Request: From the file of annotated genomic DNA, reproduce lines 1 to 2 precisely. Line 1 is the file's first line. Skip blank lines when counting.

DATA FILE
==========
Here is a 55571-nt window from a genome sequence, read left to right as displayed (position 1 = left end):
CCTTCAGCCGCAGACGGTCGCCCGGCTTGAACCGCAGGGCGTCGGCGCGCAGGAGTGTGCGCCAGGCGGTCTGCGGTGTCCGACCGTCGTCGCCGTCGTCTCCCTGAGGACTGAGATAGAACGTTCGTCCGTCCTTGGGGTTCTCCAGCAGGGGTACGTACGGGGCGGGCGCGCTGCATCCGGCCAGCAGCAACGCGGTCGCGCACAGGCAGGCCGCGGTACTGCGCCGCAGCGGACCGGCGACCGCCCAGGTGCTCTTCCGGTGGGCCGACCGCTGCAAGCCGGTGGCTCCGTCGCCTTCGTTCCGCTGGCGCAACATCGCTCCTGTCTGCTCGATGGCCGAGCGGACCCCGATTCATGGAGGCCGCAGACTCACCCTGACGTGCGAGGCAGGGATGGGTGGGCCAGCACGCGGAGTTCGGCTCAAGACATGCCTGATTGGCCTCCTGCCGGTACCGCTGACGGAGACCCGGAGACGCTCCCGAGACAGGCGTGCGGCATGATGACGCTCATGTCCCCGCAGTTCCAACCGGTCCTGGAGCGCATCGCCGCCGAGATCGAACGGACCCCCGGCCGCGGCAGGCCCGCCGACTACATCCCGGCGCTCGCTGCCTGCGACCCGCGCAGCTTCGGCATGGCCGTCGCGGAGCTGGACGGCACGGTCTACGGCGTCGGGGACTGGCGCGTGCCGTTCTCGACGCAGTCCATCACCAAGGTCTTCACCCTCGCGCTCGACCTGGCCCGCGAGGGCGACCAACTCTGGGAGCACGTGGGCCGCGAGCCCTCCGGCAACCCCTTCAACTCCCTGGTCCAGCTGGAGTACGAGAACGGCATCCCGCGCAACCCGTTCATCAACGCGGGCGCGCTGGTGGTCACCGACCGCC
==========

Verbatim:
Here is a 55571-nt window from a genome sequence, read left to right as displayed (position 1 = left end):
CCTTCAGCCGCAGACGGTCGCCCGGCTTGAACCGCAGGGCGTCGGCGCGCAGGAGTGTGCGCCAGGCGGTCTGCGGTGTCCGACCGTCGTCGCCGTCGTCTCCCTGAGGACTGAGATAGAACGTTCGTCCGTCCTTGGGGTTCTCCAGCAGGGGTACGTACGGGGCGGGCGCGCTGCATCCGGCCAGCAGCAACGCGGTCGCGCACAGGCAGGCCGCGGTACTGCGCCGCAGCGGACCGGCGACCGCCCAGGTGCTCTTCCGGTGGGCCGACCGCTGCAAGCCGGTGGCTCCGTCGCCTTCGTTCCGCTGGCGCAACATCGCTCCTGTCTGCTCGATGGCCGAGCGGACCCCGATTCATGGAGGCCGCAGACTCACCCTGACGTGCGAGGCAGGGATGGGTGGGCCAGCACGCGGAGTTCGGCTCAAGACATGCCTGATTGGCCTCCTGCCGGTACCGCTGACGGAGACCCGGAGACGCTCCCGAGACAGGCGTGCGGCATGATGACGCTCATGTCCCCGCAGTTCCAACCGGTCCTGGAGCGCATCGCCGCCGAGATCGAACGGACCCCCGGCCGCGGCAGGCCCGCCGACTACATCCCGGCGCTCGCTGCCTGCGACCCGCGCAGCTTCGGCATGGCCGTCGCGGAGCTGGACGGCACGGTCTACGGCGTCGGGGACTGGCGCGTGCCGTTCTCGACGCAGTCCATCACCAAGGTCTTCACCCTCGCGCTCGACCTGGCCCGCGAGGGCGACCAACTCTGGGAGCACGTGGGCCGCGAGCCCTCCGGCAACCCCTTCAACTCCCTGGTCCAGCTGGAGTACGAGAACGGCATCCCGCGCAACCCGTTCATCAACGCGGGCGCGCTGGTGGTCACCGACCGCC